Disruptive Fridays #15 · Colonial Borders & Counter Archives
On the 15th and last Disruptive Fridays episode of this year, Disruption Network Lab invited Lauren Alexander & Ghalia Elsrakbi of Foundland Collective and Daniela Ortiz in a follow up conversation for Disruption Network Lab’s 21st conference BORDERS OF FEAR: Migration, Security and Control (November 27-29).
In the conversation, Foundland collective speaks about their artistic practice in creating personal “Counter-archives” by means of alternative storytelling and documenting underrepresented narratives of migration, conflict, loss and memory. Daniela Ortiz addressed her work with visual narratives on borders as a colonial discourse and critically reflects on migration control systems and its legal structure.
Lauren Alexander & Ghalia Elsrakbi
Foundland Collective was formed in 2009 by South African Lauren Alexander and Syrian Ghalia Elsrakbi and since 2014 the collective is based between Amsterdam and Cairo. The duo collaboration explores underrepresented political and historical narratives by working with archives via art, design, writing, educational formats, video making and storytelling. Throughout their development, the duo has critically reflected upon what it means to produce politically engaged work from their position as non-Western artists working between Europe and the Middle East. From their artist statement: “Increasingly, we find it important to continue highlighting marginalized perspectives and keep experimenting with slower, inclusive formats for collection, translation and interpretation. By generating and caring for ‘counter-archives’ as a mode of working, we aim to resist and stay critical towards hasty and manipulative modes of communication. In a world where media sadly functions as a way to provoke hate and xenophobia, we believe in making visible an understanding of our interconnected geopolitical responsibilities.”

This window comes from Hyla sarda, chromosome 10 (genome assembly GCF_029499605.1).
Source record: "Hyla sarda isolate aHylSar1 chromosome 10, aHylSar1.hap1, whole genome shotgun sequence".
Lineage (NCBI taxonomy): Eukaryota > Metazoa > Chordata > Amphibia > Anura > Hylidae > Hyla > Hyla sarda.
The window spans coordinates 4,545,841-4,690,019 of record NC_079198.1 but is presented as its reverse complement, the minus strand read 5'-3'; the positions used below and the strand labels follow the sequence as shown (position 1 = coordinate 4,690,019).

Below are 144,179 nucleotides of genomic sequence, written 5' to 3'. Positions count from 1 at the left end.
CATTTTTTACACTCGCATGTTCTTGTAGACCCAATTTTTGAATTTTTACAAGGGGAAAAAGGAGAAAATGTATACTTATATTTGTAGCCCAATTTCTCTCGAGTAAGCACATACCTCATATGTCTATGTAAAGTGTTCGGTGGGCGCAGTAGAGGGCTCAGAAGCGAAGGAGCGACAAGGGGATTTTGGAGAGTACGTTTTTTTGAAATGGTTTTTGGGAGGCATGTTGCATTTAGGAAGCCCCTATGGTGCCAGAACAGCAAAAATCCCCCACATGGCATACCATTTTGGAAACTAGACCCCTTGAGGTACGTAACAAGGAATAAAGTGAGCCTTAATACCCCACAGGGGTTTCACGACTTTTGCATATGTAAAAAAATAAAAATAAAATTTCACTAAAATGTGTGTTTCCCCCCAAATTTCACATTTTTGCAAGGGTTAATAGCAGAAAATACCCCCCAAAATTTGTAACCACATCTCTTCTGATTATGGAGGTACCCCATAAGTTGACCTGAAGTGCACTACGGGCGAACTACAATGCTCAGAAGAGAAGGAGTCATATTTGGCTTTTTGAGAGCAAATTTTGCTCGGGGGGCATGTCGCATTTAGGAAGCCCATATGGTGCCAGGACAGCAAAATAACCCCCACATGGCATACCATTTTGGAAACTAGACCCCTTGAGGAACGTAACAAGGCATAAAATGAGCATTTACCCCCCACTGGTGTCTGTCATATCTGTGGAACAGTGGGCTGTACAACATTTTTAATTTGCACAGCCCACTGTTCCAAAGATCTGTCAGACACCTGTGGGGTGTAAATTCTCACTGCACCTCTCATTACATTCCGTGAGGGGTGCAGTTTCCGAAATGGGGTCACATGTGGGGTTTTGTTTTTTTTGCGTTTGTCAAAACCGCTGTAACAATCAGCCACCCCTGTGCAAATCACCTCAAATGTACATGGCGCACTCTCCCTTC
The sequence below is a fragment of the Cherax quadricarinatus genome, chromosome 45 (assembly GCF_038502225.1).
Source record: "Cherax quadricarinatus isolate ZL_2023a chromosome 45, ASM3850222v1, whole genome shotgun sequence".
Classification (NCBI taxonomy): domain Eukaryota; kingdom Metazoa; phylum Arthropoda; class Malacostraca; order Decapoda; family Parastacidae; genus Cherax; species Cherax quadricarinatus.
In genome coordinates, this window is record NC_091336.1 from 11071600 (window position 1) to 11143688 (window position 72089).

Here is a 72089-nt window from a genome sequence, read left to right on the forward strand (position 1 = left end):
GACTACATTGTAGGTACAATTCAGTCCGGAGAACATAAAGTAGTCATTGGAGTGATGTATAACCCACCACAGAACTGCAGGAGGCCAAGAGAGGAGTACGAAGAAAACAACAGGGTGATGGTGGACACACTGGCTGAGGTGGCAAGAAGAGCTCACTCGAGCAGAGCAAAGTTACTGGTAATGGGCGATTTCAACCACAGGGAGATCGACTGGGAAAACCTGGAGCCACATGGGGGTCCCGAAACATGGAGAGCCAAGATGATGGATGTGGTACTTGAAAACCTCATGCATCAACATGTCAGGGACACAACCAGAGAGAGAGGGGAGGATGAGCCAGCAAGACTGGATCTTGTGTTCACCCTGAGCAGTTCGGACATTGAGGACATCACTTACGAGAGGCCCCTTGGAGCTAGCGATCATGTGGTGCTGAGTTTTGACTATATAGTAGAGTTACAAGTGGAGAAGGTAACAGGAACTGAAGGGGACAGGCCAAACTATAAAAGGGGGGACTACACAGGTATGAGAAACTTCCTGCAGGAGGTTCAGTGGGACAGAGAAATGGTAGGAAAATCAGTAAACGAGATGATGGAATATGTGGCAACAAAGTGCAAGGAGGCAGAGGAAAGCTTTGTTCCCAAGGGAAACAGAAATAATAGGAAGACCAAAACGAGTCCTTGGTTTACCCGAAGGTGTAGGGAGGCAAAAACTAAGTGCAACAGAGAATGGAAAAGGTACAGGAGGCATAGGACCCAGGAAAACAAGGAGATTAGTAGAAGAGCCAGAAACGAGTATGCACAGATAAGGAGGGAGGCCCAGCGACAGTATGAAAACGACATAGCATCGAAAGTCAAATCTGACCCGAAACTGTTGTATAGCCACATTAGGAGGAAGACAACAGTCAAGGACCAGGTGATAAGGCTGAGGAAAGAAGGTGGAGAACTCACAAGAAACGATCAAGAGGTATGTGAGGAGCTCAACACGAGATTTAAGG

Foundland Collective was awarded the Smithsonian Artist Research Fellowship for research in the largest Arab American archive in 2015, the outcome of which was presented as video installation at Centre Pompidou in Paris (2017) and their short video, “The New World, Episode One” premiered at the Rotterdam Film Festival (2018). The duo have lectured and exhibited internationally including at ISPC, New York, Ars Electronica, Linz, Impakt Festival, BAK, Utrecht, London Art Fair, Beursschouwburg, Brussels, Fikra Biennial, Sharjah and Tashweesh Feminist Festival, Cairo and Brussels. They have been shortlisted for the Dutch Prix de Rome prize in 2015 and Dutch Design Awards in 2016. Foundland’s short video works are preserved and distributed by Dutch media art archive LIMA in Amsterdam.
Through her work, she aims to generate visual narratives in which the concepts of nationality, racialization, social class and genre are explored so as to critically understand structures of colonial, patriarchal and capitalist power. Her recent projects and research deal with the European migratory control system, its links to colonialism and the legal structure created by European institutions in order to inflict violence on racialized and migrant communities. She has also developed projects about the Peruvian upper class and its exploitative relationship with domestic workers. Recently, her artistic practice has reverted to visual and manual work, developing artworks in ceramic, collage and formats such as children’s books in order to shift away from the aesthetics of Eurocentric conceptual art.
Apart from her artistic practice, she is the mother of a three-year-old, she gives talks, holds workshops, carries out investigations and participates in discussions on Europe’s migratory control system and its ties to coloniality in various contexts.
Nada Bakr is an independent curator, researcher, and cultural manager. Her research-driven projects straddle the fields of visual arts, digital culture and networked activism, and unfold between Berlin and Cairo. Nada is Community and Project Manager at Disruption Network Lab, Berlin, and Managing Director and Co-Curator of Cairotronica.
Photo Courtesy of the organisation